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Successful day for bees and agriculture

GUELPH, ON (September 2, 2014) – Grain Farmers of Ontario would like to congratulate the organizers of the Day for Bees and Agriculture on a successful event last week at Osprey Bluffs Honey Company in Grey Highlands, Ontario.

Beekeepers, farmers, and industry members attended to listen to presentations, network, and discuss the common issue of pollinator health.

“The Day for Bees and Agriculture was an excellent opportunity for stakeholders to come together to share their views and concerns,” says Henry Van Ankum, Chair, Grain Farmers of Ontario. “We commend the Independent Commercial Beekeepers Organization on the initiative to facilitate open dialogue among all stakeholders and we look forward to continue to work cooperatively in the future.”

The day featured speakers from a number of organizations including the Osprey Bluffs Honey Company, Ontario Ministry of Agriculture, Food, and Rural Affairs, Bayer CropScience, CropLife Canada, Syngenta, Canadian Seed Trade Association, and Alternative Land Use Services. The event was hosted by Grey Agricultural Services, Georgian Soil and Crop Improvement Association, and the Independent Commercial Beekeepers Organization.

“We were glad to be part of this day and to share information and ideas about honey bee health with our colleagues in Agriculture, says Hugh Simpson, Founding Member of the Independent Commercial Beekeepers Organization. Commercial beekeepers have much in common with farmers and we are committed to good communication, collaboration, and cooperation as keys for us to move forward together." 

Over 100 people attended the event. Grain Farmers of Ontario hopes this event sets the stage for many more opportunities for open communication among those involved in this important issue. 

Grain Farmers of Ontario

Grain Farmers of Ontario is the province’s largest commodity organization, representing Ontario’s 28,000 corn, soybean and wheat farmers. The crops they grow cover 6 million acres of farm land across the province, generate over $2.5 billion in farm gate receipts, result in over $9 billion in economic output and are responsible for over 40,000 jobs in the province.

Contact:

Henry Van Ankum, Chair - 519-835-4200; henryvanankum@sympatico.ca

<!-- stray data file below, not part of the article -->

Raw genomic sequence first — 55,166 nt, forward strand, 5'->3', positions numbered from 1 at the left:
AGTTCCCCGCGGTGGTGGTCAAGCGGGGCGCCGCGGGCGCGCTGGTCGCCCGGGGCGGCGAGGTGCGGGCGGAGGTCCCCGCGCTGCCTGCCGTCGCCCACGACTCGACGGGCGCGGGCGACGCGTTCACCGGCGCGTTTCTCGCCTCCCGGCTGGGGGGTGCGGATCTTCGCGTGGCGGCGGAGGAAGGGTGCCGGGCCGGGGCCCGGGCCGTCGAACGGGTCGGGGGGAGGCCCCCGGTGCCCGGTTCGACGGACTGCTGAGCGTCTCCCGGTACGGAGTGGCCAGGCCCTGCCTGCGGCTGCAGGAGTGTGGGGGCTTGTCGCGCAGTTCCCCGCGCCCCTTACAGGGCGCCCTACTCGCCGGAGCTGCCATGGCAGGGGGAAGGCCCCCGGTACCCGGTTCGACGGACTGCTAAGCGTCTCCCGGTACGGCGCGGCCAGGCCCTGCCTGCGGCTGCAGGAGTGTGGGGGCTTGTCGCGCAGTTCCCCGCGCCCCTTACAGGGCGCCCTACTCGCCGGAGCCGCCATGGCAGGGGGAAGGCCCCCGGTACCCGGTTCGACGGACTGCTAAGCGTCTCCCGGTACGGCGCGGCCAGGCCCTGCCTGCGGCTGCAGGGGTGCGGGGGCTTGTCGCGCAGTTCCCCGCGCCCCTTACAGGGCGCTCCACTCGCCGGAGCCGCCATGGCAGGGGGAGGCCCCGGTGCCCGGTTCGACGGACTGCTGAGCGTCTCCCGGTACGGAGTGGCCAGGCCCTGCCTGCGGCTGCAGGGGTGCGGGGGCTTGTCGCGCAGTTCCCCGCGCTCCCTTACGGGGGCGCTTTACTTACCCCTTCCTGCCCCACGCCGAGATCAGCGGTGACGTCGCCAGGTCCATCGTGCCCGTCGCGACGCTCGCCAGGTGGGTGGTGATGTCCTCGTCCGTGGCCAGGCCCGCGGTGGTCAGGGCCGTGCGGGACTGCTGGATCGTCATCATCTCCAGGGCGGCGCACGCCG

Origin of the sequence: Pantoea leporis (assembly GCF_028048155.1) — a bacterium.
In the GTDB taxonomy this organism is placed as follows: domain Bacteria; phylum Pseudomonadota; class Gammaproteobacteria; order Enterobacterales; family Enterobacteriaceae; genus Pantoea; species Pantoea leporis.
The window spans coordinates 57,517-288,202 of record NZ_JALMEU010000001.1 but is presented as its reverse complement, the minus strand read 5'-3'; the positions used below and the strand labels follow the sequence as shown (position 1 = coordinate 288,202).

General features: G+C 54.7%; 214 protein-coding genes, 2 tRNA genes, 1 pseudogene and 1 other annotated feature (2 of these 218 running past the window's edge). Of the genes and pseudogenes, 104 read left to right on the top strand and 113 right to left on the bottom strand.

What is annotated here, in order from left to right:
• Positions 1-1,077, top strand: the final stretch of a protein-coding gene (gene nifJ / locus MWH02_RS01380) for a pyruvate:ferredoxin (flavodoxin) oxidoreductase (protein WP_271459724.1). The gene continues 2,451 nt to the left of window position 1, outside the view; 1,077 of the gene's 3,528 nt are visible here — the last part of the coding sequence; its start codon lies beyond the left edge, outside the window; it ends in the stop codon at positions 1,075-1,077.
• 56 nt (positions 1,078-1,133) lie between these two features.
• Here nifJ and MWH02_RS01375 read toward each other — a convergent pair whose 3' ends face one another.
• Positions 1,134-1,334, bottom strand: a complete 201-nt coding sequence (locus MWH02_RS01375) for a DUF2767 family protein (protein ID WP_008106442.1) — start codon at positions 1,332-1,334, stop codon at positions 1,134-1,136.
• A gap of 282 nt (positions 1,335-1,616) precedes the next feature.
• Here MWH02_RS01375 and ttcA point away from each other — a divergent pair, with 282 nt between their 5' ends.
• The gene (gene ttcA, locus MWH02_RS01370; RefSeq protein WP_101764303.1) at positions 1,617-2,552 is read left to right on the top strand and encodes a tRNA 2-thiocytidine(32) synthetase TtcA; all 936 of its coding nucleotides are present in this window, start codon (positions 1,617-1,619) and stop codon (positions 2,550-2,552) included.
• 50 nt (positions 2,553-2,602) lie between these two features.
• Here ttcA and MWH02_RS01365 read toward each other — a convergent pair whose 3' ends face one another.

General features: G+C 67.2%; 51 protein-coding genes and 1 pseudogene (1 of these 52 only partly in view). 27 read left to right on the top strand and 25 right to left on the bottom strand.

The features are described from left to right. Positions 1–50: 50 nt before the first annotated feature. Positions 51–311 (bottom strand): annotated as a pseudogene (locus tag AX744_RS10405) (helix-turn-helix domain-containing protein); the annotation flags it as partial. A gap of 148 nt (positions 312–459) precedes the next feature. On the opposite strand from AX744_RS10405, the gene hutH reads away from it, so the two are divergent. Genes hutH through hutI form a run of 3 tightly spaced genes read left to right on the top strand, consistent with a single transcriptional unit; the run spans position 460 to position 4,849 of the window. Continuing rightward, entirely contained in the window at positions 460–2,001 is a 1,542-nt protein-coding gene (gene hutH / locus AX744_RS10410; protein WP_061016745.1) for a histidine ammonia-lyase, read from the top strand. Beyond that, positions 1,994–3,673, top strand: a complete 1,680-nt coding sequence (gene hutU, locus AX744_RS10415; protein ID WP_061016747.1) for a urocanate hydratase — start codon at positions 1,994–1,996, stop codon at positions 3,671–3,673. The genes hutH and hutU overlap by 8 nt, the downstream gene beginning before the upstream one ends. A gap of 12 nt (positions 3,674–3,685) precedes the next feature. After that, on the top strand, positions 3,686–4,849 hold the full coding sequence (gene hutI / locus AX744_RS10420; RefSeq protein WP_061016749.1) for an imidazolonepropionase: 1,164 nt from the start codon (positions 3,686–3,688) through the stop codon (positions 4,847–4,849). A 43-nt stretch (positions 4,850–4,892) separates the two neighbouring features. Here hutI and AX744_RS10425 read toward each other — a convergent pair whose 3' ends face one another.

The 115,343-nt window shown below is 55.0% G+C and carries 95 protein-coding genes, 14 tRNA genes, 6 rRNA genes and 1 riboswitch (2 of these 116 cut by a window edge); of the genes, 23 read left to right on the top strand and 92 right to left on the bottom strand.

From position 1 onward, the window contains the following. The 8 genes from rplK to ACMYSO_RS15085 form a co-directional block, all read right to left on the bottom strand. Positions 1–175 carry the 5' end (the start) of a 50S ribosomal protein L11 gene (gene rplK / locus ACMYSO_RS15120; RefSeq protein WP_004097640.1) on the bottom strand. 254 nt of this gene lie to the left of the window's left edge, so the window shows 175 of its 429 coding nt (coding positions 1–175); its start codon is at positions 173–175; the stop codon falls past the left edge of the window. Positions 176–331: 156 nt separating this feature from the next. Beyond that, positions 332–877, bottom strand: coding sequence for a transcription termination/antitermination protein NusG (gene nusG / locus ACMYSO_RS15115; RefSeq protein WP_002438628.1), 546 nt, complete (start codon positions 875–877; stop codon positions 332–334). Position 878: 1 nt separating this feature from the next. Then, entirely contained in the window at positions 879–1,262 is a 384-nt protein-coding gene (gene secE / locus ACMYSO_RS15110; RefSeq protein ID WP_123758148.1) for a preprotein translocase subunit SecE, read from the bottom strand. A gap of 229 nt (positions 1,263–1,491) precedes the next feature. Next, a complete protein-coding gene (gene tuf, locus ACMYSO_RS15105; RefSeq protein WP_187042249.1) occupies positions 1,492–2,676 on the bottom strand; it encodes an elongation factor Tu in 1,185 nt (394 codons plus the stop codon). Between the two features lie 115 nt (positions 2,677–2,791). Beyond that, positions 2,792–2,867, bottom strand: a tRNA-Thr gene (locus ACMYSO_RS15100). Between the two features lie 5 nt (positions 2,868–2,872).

Meghan Burke, Communications – 519 767-2773; mburke@gfo.ca

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Grain Market Commentary for February 7, 2018

Thursday, February 08, 2018

Grain Farmers of Ontario farmer-members are invited to attend two full-day marketing seminars on grain marketing: Intro to Futures & Options, as well as the more advanced Options & Technical Analysis.

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Commodity Period Price Weekly Movement
Corn CBOT March 3.61 ↑ 05 cents
Soybeans CBOT March 9.96 ↑ 04 cents
Wheat CBOT March 4.51 ↑ 18 cents
Wheat Minn. March 6.07 ↑ 01 cents
Wheat Kansas March 4.67 ↑ 35 cents
Chicago Oats March 2.65 ↓ 10 cents
Canadian $ March 0.8130 ↑ 0.23 points

Notice: The commentary for all commodities was written at 10 a.m. on February 8 before the release of the February United States Department of Agriculture (USDA) report.

Cash Grain prices as of the close, February 7, are as follows: SWW @ $210.13 ($5.72/bu), HRW @ $207.82/MT ($5.66/bu), HRS @ $233.89/MT ($6.37/bu), SRW @ $205.52/MT ($5.59/bu).

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Market Trends Report for February-March 2018

Monday, February 12, 2018

The winter season in North America is often one of hopes and dreams. With the January 2018 USDA report a month old the scope of the 2017 crop is now becoming a memory. Farmers have turned the page and will soon be planting corn in places like Texas. However, in the southern hemisphere corn and soybean crops are growing in the field and affecting prices every day. While the northern hemisphere freezes under the snow, weather in Argentina and Brazil has been defining the initial grain fundamentals for 2018.

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On February 8th, the USDA released its latest World Supply and Demand Estimates. (WASDE) The USDA lowered US corn ending stocks to 2.352 billion bushels down 125 million bushels from last month. This was totally related to an increase in US corn exports by the same amount. This was attributed to a weakened US dollar and reduction in both Argentinian and Ukrainian corn exports. Hot weather in Argentina had USDA lowering their corn production 2.8 MMT to 39 MMT. USDA maintained Brazil corn production of 95 MMT.

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